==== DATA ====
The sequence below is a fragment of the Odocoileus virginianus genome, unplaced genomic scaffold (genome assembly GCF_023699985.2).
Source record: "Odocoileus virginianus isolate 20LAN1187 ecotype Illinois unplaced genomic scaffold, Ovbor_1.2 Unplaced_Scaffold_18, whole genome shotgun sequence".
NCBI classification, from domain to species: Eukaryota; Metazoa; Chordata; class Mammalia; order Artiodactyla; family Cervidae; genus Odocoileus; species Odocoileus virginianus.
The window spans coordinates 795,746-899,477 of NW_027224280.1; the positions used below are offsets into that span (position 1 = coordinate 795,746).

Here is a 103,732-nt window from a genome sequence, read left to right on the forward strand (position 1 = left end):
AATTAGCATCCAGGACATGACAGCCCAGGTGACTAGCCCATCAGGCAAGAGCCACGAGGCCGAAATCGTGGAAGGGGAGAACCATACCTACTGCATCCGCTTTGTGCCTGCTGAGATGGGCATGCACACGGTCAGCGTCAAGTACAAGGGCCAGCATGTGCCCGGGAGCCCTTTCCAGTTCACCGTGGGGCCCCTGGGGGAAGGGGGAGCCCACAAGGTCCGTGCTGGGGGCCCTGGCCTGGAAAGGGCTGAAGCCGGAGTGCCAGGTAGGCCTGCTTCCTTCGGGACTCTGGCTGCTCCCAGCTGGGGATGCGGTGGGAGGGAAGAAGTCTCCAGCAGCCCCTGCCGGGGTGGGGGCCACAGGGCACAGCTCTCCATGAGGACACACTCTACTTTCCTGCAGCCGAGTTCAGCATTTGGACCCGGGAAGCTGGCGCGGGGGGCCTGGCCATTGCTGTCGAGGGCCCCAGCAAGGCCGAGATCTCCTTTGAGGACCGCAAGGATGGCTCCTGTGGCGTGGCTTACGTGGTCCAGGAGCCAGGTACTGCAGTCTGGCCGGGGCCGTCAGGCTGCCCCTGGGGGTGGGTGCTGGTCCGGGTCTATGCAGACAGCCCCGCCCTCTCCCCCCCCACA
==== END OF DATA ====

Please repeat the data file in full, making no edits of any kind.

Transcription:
The sequence below is a fragment of the Odocoileus virginianus genome, unplaced genomic scaffold (genome assembly GCF_023699985.2).
Source record: "Odocoileus virginianus isolate 20LAN1187 ecotype Illinois unplaced genomic scaffold, Ovbor_1.2 Unplaced_Scaffold_18, whole genome shotgun sequence".
NCBI classification, from domain to species: Eukaryota; Metazoa; Chordata; class Mammalia; order Artiodactyla; family Cervidae; genus Odocoileus; species Odocoileus virginianus.
The window spans coordinates 795,746-899,477 of NW_027224280.1; the positions used below are offsets into that span (position 1 = coordinate 795,746).

Here is a 103,732-nt window from a genome sequence, read left to right on the forward strand (position 1 = left end):
AATTAGCATCCAGGACATGACAGCCCAGGTGACTAGCCCATCAGGCAAGAGCCACGAGGCCGAAATCGTGGAAGGGGAGAACCATACCTACTGCATCCGCTTTGTGCCTGCTGAGATGGGCATGCACACGGTCAGCGTCAAGTACAAGGGCCAGCATGTGCCCGGGAGCCCTTTCCAGTTCACCGTGGGGCCCCTGGGGGAAGGGGGAGCCCACAAGGTCCGTGCTGGGGGCCCTGGCCTGGAAAGGGCTGAAGCCGGAGTGCCAGGTAGGCCTGCTTCCTTCGGGACTCTGGCTGCTCCCAGCTGGGGATGCGGTGGGAGGGAAGAAGTCTCCAGCAGCCCCTGCCGGGGTGGGGGCCACAGGGCACAGCTCTCCATGAGGACACACTCTACTTTCCTGCAGCCGAGTTCAGCATTTGGACCCGGGAAGCTGGCGCGGGGGGCCTGGCCATTGCTGTCGAGGGCCCCAGCAAGGCCGAGATCTCCTTTGAGGACCGCAAGGATGGCTCCTGTGGCGTGGCTTACGTGGTCCAGGAGCCAGGTACTGCAGTCTGGCCGGGGCCGTCAGGCTGCCCCTGGGGGTGGGTGCTGGTCCGGGTCTATGCAGACAGCCCCGCCCTCTCCCCCCCCACA